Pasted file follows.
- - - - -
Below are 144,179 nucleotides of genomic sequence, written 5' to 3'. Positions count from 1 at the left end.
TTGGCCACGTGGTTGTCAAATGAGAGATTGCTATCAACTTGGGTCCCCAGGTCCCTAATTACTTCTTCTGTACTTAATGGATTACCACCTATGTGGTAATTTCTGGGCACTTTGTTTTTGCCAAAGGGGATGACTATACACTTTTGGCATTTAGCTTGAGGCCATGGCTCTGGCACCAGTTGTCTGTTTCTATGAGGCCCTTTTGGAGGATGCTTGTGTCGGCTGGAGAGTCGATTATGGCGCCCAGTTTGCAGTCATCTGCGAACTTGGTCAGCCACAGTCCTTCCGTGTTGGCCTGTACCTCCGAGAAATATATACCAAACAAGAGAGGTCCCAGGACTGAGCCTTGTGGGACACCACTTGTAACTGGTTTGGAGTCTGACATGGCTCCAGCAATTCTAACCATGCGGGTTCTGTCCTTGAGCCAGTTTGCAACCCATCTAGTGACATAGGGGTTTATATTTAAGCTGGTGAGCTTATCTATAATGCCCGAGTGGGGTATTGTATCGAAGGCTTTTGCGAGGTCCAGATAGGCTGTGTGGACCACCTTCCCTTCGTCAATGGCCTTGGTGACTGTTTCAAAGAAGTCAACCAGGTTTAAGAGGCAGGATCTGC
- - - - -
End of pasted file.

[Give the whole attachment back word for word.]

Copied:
Below are 144,179 nucleotides of genomic sequence, written 5' to 3'. Positions count from 1 at the left end.
TTGGCCACGTGGTTGTCAAATGAGAGATTGCTATCAACTTGGGTCCCCAGGTCCCTAATTACTTCTTCTGTACTTAATGGATTACCACCTATGTGGTAATTTCTGGGCACTTTGTTTTTGCCAAAGGGGATGACTATACACTTTTGGCATTTAGCTTGAGGCCATGGCTCTGGCACCAGTTGTCTGTTTCTATGAGGCCCTTTTGGAGGATGCTTGTGTCGGCTGGAGAGTCGATTATGGCGCCCAGTTTGCAGTCATCTGCGAACTTGGTCAGCCACAGTCCTTCCGTGTTGGCCTGTACCTCCGAGAAATATATACCAAACAAGAGAGGTCCCAGGACTGAGCCTTGTGGGACACCACTTGTAACTGGTTTGGAGTCTGACATGGCTCCAGCAATTCTAACCATGCGGGTTCTGTCCTTGAGCCAGTTTGCAACCCATCTAGTGACATAGGGGTTTATATTTAAGCTGGTGAGCTTATCTATAATGCCCGAGTGGGGTATTGTATCGAAGGCTTTTGCGAGGTCCAGATAGGCTGTGTGGACCACCTTCCCTTCGTCAATGGCCTTGGTGACTGTTTCAAAGAAGTCAACCAGGTTTAAGAGGCAGGATCTGC